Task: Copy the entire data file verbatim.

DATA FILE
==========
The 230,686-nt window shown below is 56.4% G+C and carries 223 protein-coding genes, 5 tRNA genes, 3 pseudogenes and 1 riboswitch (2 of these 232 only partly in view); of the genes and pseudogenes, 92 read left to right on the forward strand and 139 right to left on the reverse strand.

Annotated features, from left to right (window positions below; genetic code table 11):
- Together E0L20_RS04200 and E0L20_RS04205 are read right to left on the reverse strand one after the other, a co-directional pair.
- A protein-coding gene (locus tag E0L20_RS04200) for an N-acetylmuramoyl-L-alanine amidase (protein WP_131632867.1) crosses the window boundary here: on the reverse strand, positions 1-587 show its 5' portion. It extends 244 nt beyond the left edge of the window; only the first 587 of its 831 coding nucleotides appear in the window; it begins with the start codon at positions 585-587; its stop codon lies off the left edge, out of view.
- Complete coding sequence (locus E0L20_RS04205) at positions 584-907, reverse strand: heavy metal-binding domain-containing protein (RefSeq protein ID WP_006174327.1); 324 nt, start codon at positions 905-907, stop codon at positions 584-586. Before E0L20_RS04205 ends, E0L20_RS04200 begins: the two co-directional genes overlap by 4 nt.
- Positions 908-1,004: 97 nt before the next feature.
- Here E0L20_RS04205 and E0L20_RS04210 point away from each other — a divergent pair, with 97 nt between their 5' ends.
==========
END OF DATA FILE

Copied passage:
The 230,686-nt window shown below is 56.4% G+C and carries 223 protein-coding genes, 5 tRNA genes, 3 pseudogenes and 1 riboswitch (2 of these 232 only partly in view); of the genes and pseudogenes, 92 read left to right on the forward strand and 139 right to left on the reverse strand.

Annotated features, from left to right (window positions below; genetic code table 11):
- Together E0L20_RS04200 and E0L20_RS04205 are read right to left on the reverse strand one after the other, a co-directional pair.
- A protein-coding gene (locus tag E0L20_RS04200) for an N-acetylmuramoyl-L-alanine amidase (protein WP_131632867.1) crosses the window boundary here: on the reverse strand, positions 1-587 show its 5' portion. It extends 244 nt beyond the left edge of the window; only the first 587 of its 831 coding nucleotides appear in the window; it begins with the start codon at positions 585-587; its stop codon lies off the left edge, out of view.
- Complete coding sequence (locus E0L20_RS04205) at positions 584-907, reverse strand: heavy metal-binding domain-containing protein (RefSeq protein ID WP_006174327.1); 324 nt, start codon at positions 905-907, stop codon at positions 584-586. Before E0L20_RS04205 ends, E0L20_RS04200 begins: the two co-directional genes overlap by 4 nt.
- Positions 908-1,004: 97 nt before the next feature.
- Here E0L20_RS04205 and E0L20_RS04210 point away from each other — a divergent pair, with 97 nt between their 5' ends.